The Big Sick

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Louise: As a genre, rom coms get a bad rap for being cheesy, cliche and predictable. When you suggested we review this, I was like “come on Lucy, a romantic comedy?” And then I saw how highly rated it was on Rotten Tomatoes so I was like “Okay, I’ll give this a shot.” And guess what? I loved it.

Lucy: I’ve been optimistic ever since the trailer came out and especially after I heard it was written by real life husband and wife – Kumail Nanjiani and Emily V. Gordon about the start of their relationship. Kumail (Kumail Nanjiani), a comedian meets Emily (Zoe Kazan) at one of his gigs and they begin an on-again off-again romance. When a mysterious illness means Emily is put into a medically induced coma, Kumail is forced to meet her parents for the first time. While dealing with this emotional and often awkward journey Kumail must also contend with his family’s expectations of him.

The film definitely benefited not just by being based on a true story but also by being written by a person on either side of the relationship. It’s not often you get a rom com that is as self aware as this one.

Louise: The first thing that really stood out to me about The Big Sick was its authenticity. So often, comedy scripts are full of gag-heavy, cheesy dialogue, which frustrates the living shit out of me because it’s not how real people talk. But The Big Sick hits this incredible sweet spot where the dialogue and the characters are so real and yet it’s still so funny that I was laughing out loud for the entire film. I felt sorry for the people around me who had to endure my obnoxious scream-laugh.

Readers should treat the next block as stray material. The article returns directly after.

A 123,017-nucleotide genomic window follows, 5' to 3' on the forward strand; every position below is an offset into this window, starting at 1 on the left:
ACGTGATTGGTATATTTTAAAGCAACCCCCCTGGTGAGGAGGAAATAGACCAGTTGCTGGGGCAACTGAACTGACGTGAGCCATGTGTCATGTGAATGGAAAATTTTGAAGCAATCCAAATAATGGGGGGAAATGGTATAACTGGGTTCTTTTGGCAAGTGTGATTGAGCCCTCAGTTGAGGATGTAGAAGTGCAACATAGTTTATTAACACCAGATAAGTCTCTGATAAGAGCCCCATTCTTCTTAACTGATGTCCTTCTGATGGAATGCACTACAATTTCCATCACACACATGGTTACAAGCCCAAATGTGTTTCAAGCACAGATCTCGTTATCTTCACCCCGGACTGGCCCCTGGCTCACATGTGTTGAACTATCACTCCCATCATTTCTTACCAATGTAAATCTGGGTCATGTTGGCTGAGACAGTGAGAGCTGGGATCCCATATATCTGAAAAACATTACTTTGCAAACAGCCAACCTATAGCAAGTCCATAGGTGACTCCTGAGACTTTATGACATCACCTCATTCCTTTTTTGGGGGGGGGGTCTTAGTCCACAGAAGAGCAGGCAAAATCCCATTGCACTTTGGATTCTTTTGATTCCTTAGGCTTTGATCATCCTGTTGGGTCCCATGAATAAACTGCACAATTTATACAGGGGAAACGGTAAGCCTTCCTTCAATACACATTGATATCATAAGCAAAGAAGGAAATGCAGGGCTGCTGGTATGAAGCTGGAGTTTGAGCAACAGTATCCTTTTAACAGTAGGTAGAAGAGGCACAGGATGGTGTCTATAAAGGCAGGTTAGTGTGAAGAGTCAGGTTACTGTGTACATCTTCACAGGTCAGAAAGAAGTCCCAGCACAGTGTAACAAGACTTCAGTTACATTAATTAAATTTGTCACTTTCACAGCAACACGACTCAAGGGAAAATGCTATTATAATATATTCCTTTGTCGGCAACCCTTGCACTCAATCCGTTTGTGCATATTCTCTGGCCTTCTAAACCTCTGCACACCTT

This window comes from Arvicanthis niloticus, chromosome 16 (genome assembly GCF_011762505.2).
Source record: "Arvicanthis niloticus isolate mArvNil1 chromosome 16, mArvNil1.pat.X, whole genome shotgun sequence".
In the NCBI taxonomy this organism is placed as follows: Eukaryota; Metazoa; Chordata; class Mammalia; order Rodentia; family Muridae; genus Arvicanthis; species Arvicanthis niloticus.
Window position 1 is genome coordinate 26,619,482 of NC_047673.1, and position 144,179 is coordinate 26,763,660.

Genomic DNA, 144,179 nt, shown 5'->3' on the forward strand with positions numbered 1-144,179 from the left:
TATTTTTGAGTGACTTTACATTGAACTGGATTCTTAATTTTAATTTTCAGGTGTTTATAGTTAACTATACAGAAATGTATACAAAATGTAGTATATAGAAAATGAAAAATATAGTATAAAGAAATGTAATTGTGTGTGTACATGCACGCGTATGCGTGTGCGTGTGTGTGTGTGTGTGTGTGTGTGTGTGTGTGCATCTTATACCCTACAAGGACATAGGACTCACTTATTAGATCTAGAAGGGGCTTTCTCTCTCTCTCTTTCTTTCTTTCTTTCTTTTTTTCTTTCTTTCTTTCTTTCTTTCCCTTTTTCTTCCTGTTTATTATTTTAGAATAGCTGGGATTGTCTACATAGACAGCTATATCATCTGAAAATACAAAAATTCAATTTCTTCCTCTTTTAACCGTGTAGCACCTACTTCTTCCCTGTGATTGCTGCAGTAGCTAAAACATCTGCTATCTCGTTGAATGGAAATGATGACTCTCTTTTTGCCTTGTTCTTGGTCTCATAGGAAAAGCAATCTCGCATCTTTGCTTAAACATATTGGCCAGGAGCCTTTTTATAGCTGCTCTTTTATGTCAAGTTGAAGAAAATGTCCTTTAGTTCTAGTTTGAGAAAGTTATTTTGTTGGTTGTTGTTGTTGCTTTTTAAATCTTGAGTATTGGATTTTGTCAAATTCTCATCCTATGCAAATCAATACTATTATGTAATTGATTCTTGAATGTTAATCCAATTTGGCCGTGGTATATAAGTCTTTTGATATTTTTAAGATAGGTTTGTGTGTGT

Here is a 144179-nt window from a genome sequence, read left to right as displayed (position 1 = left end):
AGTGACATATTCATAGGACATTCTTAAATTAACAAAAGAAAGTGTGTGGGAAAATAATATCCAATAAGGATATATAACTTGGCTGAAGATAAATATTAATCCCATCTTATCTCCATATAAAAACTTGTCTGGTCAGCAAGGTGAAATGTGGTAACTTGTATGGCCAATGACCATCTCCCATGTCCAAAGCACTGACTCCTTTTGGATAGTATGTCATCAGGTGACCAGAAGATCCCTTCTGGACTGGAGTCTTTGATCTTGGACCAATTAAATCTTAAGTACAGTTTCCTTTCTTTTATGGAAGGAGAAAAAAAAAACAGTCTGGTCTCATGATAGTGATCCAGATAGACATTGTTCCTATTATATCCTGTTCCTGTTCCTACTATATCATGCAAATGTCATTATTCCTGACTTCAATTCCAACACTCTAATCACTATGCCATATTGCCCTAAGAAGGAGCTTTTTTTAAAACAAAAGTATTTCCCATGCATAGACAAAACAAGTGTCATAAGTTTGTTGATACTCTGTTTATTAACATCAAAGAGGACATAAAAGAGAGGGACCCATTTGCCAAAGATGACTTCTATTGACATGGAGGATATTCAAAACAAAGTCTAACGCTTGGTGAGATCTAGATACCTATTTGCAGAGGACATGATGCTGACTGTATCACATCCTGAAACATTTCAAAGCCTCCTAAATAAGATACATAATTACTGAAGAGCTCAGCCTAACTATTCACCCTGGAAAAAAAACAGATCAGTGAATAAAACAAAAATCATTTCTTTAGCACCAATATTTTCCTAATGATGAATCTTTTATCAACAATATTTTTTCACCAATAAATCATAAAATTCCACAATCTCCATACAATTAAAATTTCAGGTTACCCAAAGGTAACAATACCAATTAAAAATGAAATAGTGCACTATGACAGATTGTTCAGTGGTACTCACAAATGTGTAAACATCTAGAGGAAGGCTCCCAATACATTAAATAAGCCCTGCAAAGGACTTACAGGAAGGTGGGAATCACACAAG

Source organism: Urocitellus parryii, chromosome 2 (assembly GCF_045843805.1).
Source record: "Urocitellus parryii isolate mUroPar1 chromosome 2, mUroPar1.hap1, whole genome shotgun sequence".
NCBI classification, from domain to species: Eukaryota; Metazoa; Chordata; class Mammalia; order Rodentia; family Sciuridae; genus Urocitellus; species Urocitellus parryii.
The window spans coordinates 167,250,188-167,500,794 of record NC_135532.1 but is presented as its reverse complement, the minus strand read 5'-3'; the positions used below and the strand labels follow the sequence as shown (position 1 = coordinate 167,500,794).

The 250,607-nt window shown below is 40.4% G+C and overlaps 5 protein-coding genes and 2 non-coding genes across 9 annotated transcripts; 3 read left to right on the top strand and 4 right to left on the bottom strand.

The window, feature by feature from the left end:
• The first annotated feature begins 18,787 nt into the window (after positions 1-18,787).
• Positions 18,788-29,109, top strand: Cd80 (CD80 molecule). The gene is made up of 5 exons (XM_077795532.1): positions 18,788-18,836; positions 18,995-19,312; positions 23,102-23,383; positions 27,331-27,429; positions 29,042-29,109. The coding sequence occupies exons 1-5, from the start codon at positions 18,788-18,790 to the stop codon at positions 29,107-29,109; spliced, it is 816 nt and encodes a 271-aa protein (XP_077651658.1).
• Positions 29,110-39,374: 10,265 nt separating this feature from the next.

Lucy: That’s what makes great comedy. You don’t need absurd scenarios and constant smart quips. Life can be crap sometimes but there’s still humour even when you’re being pelted with lemons. Great writers find those moments and use them. Also, how awesome is it to see the women in the movie call out the male romantic lead on his shit and for him respect that?

Louise: One of my biggest bugbears is this fucked-up idea perpetuated in rom coms that when a woman says “no”, it actually means “try harder”. I think it feeds sexual entitlement and stalkery behaviour in the real world. But unlike most male rom com leads, Kumail accepts being rejected without throwing a hissy fit or being a weirdo. Thank fuck for that.

Lucy: Can we also take a minute and just discuss how amazing all of the actors were? Obviously Ninjiani and Zoe Kazan but also the actors playing their respective families. Ray Romano and Holly Hunter’s wonderful portrayal of two grieving parents desperately grasping for some type of control was so perfect. Anybody who has spent time in a hospital has seen these exact characters there. I wish we could’ve seen even more of Kumail’s family. His brother and sister-in-law were adorable and the parents (Zenobia Shroff and Anupam Kher) played the frustration and distance but ultimately love so well.

Louise: Isn’t it refreshing to watch a film where the non-white characters aren’t lazily-written racial stereotypes?

Lucy: It really shows the importance of diversity OFF screen as well as on!

Louise: Ninjiani having written the script from his own perspective about his experiences as an immigrant to the USA paid dividends in authenticity. A white writer couldn’t have achieved that.

Lucy: 100%. I love how Ninjiani doesn’t just show us an immigrant rejecting his culture (as lazy white writers often do),  we also get to see the rest of his family as wonderful, thriving people who practice Islam. And though Kumail is rejecting his family’s expectations for him, he does so without disparaging their beliefs and culture.

Louise: We haven’t said anything negative in this review…

Lucy: Guess that shows what our rating will be then!



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